Thursday, May 21, 2015
BY JASON NORRIS | GUEST BLOGGER
Uncertainty is a part of doing business, whether in through the lens of investment opportunities and risks or the business of running an enterprise.
Wednesday, June 03, 2015
As part of our green workplaces story, Oregon Business checked out a community service project undertaken by Portland Youth Builders, a nonprofit alternative high school. In partnership with Whole Foods, PYB built garden boxes for a Home Forward housing site. Home Forward is a government agency that provides housing for low income residents and people with disabilities.
Monday, June 22, 2015
The Clean Fuels/gas tax trade off will go down in history as another disjointed, on-again off-again approach to city and state lawmaking.
Tuesday, May 26, 2015
BY JACOB PALMER
Live, Work, Play: CEO of Gorilla Capital.
Friday, May 22, 2015
BY LINDA BAKER | EDITOR
Roy Kaufmann always lands on his feet.
|100 Best Green Workplaces in Oregon|
|The Green Paradox|
|Up in the Air|
|Credit Unions Perspective|
|Queen of Resilience|
|Did airlines collude to keep fares high?|
|Citigroup analyst thinks Puma should sell|
|OSU researchers examine warm-water mass|
|Appeals court rules against Apple|
|Microsoft to cut division, 1,200 jobs|
|Apple suppliers introduce 'Force Touch' to new iPhone|
|Uncertainty abound in Greece|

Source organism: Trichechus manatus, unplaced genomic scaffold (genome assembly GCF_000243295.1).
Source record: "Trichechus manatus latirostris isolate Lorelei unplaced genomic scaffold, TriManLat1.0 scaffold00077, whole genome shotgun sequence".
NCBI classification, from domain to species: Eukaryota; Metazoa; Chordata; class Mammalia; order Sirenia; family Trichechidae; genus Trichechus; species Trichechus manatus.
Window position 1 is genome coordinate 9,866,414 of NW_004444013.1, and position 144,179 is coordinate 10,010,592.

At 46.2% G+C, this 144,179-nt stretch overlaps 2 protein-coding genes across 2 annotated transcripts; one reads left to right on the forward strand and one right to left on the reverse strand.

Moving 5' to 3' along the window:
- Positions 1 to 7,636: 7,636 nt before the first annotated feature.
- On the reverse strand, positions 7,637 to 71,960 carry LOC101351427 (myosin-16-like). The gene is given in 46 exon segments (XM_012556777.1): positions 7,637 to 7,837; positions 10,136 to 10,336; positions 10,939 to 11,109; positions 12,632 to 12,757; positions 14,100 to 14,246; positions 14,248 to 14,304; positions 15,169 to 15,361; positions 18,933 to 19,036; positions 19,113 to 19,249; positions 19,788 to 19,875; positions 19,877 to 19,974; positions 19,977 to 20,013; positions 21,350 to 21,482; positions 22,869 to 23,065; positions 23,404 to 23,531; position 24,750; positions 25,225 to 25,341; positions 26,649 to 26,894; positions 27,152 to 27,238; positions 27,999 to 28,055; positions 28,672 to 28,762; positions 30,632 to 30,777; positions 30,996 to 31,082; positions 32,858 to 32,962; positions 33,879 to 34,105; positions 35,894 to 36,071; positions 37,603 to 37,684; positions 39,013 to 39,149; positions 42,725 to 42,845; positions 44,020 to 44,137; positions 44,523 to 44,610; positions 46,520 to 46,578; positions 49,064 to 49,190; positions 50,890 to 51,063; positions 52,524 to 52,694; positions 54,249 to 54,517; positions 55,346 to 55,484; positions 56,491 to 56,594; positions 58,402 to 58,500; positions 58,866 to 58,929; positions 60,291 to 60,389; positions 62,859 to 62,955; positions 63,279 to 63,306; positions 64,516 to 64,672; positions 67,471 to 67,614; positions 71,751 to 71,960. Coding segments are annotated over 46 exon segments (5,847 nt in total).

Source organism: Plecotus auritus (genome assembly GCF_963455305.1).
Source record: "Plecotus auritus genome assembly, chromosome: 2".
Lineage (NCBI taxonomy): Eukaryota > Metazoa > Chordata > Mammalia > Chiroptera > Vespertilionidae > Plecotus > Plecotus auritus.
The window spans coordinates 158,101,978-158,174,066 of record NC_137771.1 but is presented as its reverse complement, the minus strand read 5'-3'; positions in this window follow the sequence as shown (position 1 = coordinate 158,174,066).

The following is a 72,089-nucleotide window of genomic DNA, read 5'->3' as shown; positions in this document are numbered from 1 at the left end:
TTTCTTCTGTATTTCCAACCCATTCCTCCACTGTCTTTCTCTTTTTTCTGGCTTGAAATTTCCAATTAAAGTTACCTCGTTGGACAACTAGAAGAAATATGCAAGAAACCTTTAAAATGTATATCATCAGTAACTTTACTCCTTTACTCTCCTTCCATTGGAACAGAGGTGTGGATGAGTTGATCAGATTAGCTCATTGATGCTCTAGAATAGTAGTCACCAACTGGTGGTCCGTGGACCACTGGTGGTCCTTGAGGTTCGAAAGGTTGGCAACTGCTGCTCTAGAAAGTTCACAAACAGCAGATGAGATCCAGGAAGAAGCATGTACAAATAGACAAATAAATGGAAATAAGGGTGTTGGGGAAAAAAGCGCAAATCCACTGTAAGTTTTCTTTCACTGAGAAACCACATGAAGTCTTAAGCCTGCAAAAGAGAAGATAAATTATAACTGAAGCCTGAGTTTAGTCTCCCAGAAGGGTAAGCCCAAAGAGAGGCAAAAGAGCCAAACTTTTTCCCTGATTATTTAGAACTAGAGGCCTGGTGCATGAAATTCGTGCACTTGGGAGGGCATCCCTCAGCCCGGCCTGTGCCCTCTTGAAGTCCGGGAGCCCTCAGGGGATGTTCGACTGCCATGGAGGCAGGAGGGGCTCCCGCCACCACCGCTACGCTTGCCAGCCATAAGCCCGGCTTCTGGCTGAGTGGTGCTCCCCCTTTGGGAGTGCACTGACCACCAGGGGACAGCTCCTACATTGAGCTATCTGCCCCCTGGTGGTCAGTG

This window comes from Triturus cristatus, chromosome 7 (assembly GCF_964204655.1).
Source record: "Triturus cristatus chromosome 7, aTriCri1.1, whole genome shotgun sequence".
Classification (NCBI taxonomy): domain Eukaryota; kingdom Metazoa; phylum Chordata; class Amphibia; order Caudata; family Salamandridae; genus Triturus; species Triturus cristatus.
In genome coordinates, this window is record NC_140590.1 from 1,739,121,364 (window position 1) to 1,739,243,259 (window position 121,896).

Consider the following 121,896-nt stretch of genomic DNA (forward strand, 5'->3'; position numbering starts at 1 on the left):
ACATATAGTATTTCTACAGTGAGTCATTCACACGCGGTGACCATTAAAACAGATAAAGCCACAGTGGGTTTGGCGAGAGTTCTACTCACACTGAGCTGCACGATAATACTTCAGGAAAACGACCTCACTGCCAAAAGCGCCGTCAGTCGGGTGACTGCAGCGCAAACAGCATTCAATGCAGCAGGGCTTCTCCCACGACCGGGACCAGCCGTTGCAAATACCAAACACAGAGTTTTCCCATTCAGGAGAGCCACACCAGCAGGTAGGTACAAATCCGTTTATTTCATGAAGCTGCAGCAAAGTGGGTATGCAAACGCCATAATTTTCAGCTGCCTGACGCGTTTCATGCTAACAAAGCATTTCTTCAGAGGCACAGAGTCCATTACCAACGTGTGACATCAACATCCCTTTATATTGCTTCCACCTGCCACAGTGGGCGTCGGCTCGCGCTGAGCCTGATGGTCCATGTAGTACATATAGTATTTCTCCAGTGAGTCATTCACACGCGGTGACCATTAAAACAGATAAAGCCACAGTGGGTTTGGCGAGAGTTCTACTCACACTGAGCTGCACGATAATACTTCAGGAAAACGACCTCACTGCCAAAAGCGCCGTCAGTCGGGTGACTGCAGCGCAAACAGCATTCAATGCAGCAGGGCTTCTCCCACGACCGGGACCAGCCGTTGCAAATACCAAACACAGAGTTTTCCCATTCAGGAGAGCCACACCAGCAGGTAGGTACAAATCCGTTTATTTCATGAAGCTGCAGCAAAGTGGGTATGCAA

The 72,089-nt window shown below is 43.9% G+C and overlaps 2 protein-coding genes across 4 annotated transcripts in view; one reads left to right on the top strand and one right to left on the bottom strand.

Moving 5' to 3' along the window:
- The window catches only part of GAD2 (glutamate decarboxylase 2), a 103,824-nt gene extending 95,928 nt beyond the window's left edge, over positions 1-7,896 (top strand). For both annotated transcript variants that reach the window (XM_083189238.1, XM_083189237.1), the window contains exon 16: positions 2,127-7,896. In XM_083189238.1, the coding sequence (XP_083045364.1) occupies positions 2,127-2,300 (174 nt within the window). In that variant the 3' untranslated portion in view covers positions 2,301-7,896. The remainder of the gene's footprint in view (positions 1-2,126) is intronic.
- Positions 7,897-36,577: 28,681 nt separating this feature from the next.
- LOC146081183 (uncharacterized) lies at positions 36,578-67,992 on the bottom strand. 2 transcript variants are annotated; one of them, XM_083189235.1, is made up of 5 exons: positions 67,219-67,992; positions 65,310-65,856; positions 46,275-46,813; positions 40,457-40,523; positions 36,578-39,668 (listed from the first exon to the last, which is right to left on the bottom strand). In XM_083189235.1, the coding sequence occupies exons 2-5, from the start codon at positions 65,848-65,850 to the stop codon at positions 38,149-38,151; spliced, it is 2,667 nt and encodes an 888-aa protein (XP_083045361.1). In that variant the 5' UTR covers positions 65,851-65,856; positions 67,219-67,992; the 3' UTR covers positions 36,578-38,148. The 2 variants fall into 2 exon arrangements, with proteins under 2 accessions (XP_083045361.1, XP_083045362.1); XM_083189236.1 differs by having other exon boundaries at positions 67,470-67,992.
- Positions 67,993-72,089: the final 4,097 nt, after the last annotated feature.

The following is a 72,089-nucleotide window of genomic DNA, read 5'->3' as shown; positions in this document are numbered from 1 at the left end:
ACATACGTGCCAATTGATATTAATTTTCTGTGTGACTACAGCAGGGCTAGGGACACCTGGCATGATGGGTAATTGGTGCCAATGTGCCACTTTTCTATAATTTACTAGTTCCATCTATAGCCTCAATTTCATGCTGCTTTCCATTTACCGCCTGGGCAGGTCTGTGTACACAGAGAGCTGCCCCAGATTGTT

Tonkon Torp helps seed sustainability at Gunderson.
Oregon-based Environments helps companies create inspired workspaces. “Simply put, we help companies future-proof their workspaces,” says Chris Corrado, president. Since 1988,Environments has witnessed firsthand the changing landscape of business. Native Portlander and Environments founder Corrado says, “We help our clients navigate the complex realities of the workplace today and plan for their future in a very mindful, strategic way. We think of ourselves as their partners in the process.”
One hundred years ago, the Willamette River might easily have been mistaken for a sewer. Unchecked industrial activity and decades of pollution made it unrecognizable compared to the clean river that now flows north for 187 miles from Eugene through the center of Portland.
3 Degrees Event Celebrates 5th Year Bringing Nonprofit and Business Professionals Together to Benefit Portland.
Bend energy leader brings passion for efficiency and renewable energy to the nonprofit.
Event in Forest Grove marks recognition of Global Food Safety Initiative Certification.